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BENNINGTON — The popular playground at Willow Park, built in 1999, has exceeded its expected 20 year lifespan. Town officials say he existing large and small wood structures at the playground are no longer safe having exceeded their useable lifespan. Additionally, the existing playground design was built to older specifications that are not in accordance with current design principles.

A team consisting of the Director of Facilities Paul Dansereau, Assistant Director of Facilities Mark Sawyer, Community Development Director Shannon Barsotti, and Communications Coordinator Jonah Spivak has been created to work on the task of replacing the playground.

Research on concepts and costs for a new playground were begun begin initially in 2017 and were revisited in 2020. That earlier research has informed the current planning efforts and a timeline has been created for moving forward on this project. A request for proposals (RFP) to design and build a new playground has been released (a copy is available on the town website under Government / Reports and Documents). Or you can navigate directly to the page: Submissions are due by Feb. 28.

The chosen vendor will submit conceptual designs and options to the Town between March and April. There will be outreach at that time to solicit input from parents, youth, teachers, and residents on the designs and options for the new playground.

The old playground will be removed in the early spring to avoid the potential hazards and safety concerns related to using the old playground in its current condition, Spivak said in a release.

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Despite this aggressive timeline, the Town is aware that there are challenges with contractors and materials that could create a gap between the time that the old playground is removed and the new one is built. The goal is to get it all done over the course of this coming summer and fall, but ultimately that final completion date might not be in the Town’s control.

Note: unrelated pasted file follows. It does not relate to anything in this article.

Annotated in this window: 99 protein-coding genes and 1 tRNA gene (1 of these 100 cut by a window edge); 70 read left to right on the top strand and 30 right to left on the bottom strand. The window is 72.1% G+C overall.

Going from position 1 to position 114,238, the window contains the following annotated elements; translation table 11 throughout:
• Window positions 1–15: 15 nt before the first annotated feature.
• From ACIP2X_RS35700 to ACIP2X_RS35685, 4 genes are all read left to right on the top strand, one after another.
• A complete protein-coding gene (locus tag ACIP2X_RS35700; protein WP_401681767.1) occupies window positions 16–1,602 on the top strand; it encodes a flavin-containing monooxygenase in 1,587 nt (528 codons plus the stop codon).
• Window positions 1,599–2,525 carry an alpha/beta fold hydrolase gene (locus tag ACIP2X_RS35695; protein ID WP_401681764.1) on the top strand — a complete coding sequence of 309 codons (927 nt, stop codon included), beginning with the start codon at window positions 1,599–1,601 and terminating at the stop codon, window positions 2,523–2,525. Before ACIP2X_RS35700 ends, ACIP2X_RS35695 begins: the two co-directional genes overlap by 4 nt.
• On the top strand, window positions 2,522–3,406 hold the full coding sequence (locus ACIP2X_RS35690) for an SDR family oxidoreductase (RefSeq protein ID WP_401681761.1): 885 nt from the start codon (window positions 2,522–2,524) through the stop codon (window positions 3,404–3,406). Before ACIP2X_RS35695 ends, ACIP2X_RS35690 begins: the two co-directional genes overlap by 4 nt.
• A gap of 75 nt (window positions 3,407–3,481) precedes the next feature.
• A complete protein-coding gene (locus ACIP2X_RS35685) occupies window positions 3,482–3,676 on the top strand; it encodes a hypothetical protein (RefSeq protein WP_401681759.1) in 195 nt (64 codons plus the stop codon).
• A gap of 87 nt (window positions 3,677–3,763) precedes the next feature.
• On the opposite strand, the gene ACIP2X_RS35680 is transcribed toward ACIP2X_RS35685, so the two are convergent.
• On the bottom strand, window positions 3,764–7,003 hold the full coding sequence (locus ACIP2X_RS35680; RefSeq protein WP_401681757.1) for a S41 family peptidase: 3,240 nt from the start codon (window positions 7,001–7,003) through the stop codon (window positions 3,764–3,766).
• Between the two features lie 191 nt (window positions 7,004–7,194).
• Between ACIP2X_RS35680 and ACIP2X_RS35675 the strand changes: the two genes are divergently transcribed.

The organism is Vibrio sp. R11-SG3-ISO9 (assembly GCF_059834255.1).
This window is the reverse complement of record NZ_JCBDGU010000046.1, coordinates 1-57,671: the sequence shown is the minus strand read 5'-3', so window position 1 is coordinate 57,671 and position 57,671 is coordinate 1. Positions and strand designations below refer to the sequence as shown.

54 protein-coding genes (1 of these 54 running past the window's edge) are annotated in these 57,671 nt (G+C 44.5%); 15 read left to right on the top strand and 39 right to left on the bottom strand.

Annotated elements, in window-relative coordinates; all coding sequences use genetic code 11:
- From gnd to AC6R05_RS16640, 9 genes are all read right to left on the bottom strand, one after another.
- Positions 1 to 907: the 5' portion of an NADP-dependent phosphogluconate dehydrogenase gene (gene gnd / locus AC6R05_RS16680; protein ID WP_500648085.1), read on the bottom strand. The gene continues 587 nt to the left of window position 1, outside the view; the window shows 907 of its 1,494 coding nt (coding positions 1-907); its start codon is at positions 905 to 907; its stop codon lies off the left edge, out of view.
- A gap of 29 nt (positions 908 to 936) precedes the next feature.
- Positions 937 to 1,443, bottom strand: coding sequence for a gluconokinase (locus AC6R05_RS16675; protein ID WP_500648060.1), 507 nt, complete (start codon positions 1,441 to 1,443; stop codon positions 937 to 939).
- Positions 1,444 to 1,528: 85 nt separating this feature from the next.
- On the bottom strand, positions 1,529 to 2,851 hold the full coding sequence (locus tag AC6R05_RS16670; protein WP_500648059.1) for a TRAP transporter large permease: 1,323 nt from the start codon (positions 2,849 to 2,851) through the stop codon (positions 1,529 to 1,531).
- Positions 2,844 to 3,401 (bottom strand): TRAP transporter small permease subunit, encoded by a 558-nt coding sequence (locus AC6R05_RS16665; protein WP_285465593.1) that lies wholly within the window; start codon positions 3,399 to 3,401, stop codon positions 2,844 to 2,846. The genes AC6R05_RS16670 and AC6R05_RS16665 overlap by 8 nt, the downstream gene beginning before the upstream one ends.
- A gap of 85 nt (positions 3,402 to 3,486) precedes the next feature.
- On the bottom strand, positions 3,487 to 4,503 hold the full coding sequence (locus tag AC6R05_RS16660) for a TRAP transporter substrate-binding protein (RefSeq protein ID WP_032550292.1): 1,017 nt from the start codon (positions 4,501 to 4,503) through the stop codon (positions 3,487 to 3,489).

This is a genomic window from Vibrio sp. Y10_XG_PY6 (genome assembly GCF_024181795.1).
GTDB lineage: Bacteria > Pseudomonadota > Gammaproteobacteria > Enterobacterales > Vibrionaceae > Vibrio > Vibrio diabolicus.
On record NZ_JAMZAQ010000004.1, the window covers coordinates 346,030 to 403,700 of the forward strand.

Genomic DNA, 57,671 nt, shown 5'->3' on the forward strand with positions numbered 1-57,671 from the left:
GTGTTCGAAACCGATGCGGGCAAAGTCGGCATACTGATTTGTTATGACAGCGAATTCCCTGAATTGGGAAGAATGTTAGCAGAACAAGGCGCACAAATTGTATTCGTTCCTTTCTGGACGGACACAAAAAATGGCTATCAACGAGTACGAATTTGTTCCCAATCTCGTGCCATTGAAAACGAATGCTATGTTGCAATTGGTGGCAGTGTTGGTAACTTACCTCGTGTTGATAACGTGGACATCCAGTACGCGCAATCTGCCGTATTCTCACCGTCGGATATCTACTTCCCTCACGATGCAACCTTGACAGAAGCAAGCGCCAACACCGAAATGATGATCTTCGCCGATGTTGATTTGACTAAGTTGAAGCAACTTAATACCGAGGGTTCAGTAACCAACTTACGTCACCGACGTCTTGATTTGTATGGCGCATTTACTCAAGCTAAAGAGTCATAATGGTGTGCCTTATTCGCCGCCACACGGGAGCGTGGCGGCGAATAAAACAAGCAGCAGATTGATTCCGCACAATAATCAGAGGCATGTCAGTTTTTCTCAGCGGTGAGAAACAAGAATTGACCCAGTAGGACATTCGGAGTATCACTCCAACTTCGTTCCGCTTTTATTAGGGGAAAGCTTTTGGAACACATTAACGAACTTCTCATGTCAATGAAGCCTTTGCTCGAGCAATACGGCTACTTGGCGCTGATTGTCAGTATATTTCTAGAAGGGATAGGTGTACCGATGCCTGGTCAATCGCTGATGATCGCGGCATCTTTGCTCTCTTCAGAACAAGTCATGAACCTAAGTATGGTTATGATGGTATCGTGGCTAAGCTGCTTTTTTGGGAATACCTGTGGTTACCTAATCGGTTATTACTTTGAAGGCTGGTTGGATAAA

“The worst case scenario is that we can’t get the new park installed before winter” said Spivak. “We are doing everything we can to avoid that, but we have to be frank and admit it is a possibility.”

Not having the playground available for any period of time is sure to create concern in the community. “Being up front about the process, the timeline, and our efforts to keep things moving, and communicating all of that to the community as the project proceeds is our goal” said Spivak in the release.

While costs for the new playground will not be known until the bids for the RFP come back in February, the expectation is that the project can be funded using monies available to the town as part of the American Rescue Plan Act (ARPA). The project meets guidelines for the use of those funds and is one of the top projects on the Town’s list of recommended uses for ARPA funding. A recent 2021 Citizen Survey asked residents which parks should be prioritized this year for improvement and Willow Park was the first choice for almost 60 percent of survey respondents.

One thing that will likely remain the same is the brick walkway honoring the donors to the original playground in 1999, which will be retained as a tribute to the citizen-led effort that created this community resource in the first place, the release stated.


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